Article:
Before You Visit
1. If you don't have a connection to a school, make sure you call and set up an appointment with the librarian at a convenient time for him/her. They may be teaching, visiting classrooms, or book talking, so be respectful of their hectic schedules.
|Mrs. Kantner runs the K-2 and the 3-5 libraries. This list is just for 1 day.|
2. Know that many school libraries are now run by aides without library degrees due to budget cuts. If this is the case, you may prefer to set up a visit at your local public library branch.
3. Also, most schools have security protocol. Ask if you need identification such as your driver's license and to whom you should report when entering the building. Usually a building secretary will handle this procedure and give you a badge indicating you're a visitor. Check to see if you have permission to snap photos for future reference. (Public schools usually have a strict policy on whether or not students can be in videos/photos.)
4. Check out the library's web site if possible beforehand to get a sense of the climate and culture, too.
5. Jot down the principal and superintendent's contact information from the school web site so you can write a thank you note/email after your visit that specifically details the benefits of a robust library program run by a certified librarian. (Send a copy to the librarian, also. They are the unsung heroes in many buildings.)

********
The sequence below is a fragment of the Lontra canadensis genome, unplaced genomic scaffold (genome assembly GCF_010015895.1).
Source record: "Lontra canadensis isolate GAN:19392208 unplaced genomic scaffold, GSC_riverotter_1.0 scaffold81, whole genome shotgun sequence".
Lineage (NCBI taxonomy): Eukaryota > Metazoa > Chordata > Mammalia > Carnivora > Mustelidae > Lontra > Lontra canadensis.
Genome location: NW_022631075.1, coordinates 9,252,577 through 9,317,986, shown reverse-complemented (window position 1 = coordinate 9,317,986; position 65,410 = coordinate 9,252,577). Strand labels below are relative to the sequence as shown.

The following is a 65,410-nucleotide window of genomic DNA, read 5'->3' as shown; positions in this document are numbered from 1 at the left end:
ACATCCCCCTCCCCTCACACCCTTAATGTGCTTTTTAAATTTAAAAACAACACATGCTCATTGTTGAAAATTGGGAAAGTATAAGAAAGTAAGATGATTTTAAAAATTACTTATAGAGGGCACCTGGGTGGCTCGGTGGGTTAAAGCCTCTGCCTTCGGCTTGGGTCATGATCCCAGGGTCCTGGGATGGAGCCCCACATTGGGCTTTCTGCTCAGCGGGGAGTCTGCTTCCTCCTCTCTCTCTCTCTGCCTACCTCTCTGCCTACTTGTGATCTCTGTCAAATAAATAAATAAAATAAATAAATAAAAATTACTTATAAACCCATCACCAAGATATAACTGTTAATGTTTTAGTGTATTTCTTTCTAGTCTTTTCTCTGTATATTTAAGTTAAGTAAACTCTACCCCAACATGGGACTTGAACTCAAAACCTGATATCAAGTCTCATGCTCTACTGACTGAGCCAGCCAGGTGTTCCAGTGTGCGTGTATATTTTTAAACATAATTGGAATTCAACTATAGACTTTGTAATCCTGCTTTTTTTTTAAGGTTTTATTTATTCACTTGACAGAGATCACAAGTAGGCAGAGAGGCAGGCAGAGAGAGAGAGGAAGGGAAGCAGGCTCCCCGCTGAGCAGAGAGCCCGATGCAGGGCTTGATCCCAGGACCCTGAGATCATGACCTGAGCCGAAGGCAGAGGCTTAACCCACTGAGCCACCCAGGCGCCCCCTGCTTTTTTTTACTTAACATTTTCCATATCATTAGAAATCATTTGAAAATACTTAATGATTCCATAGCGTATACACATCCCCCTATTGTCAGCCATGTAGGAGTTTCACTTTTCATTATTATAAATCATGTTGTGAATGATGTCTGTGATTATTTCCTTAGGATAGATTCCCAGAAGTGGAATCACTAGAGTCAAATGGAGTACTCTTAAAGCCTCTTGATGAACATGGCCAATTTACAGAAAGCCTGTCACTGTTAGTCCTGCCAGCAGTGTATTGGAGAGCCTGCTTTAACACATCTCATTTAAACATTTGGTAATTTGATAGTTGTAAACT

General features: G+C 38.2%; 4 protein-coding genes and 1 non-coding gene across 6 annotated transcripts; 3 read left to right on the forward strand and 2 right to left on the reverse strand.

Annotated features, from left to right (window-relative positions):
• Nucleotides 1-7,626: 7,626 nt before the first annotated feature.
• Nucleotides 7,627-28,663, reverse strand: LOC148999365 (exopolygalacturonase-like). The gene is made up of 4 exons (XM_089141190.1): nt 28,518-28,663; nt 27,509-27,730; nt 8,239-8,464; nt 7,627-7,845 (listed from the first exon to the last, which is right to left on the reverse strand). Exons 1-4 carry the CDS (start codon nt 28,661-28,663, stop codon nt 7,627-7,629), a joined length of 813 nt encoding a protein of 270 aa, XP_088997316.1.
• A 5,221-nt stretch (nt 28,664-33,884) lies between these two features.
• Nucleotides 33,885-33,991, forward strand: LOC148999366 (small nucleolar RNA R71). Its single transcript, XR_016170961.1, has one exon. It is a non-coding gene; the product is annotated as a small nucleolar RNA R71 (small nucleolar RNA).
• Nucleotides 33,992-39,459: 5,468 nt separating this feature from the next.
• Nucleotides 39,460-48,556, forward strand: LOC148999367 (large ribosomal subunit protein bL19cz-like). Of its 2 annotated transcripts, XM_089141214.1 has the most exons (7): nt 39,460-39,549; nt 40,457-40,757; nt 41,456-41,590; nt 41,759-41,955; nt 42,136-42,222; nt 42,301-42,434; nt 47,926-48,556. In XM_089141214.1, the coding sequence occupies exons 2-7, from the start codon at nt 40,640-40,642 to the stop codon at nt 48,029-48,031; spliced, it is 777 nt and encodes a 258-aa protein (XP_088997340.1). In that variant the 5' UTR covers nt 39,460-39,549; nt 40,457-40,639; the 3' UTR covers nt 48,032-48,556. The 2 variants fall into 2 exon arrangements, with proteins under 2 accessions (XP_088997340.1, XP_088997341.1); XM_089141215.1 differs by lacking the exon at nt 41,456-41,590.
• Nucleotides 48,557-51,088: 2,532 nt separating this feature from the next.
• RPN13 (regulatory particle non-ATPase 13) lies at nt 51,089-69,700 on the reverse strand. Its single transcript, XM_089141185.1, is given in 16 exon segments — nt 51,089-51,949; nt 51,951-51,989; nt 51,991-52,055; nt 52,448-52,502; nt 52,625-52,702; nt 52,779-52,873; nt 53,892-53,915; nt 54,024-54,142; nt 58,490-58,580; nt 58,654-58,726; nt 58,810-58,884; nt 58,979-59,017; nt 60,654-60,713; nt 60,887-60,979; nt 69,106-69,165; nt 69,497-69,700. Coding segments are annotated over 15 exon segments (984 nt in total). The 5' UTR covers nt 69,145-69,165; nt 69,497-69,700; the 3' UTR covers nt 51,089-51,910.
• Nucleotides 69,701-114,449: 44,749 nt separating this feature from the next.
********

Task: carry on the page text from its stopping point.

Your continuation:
Our Tour and What to Observe as You Visit
Your visit begins long before you enter the library. Notice art work and posters in the halls. Canal Winchester emphasizes a design process that fits into the maker space/STEM/STEAM initiatives so pervasive today. Think about how your work can fit into district-wide curriculum. The colorful image on the right is an example of art and math teachers working together. Do your manuscripts cover more than one discipline?
Wander the shelves and display areas to get a sense of the book collection. See what areas are heavily used and which genres look like they are never in circulation. Graphic novels rotate heavily and are pulled from the normal shelving units for easy access.
Series biographies and fiction series are also very popular with intermediate level students. The picture book section spans the back wall and is used by both teachers and students, yet less frequently. (See how organized this area is.)
Reading is celebrated in this building and librarian Janie Kantner and aide Judy Jewel share what they are reading over by the circulation desk. While students line up to check out, they have a visible reminder of books read for pleasure by the staff. The library staff is part of the 40 Book Challenge which began in at the beginning of the year. ( I'm involved, also.)
Picture book writers will be pleased to know that picture books "count" in this challenge, too! However, one must read 8 picture books to equal one middle grade or chapter book. Our librarian bought copies of THE BOOK WHISPERER by Donalyn Miller for all teachers as part of their professional collection and the reading culture has improved since this program began a few years ago.
Come back for more of my visit on Monday, January 16 to learn about author visits and student nonfiction favs.. Check out the school library web site here for more information.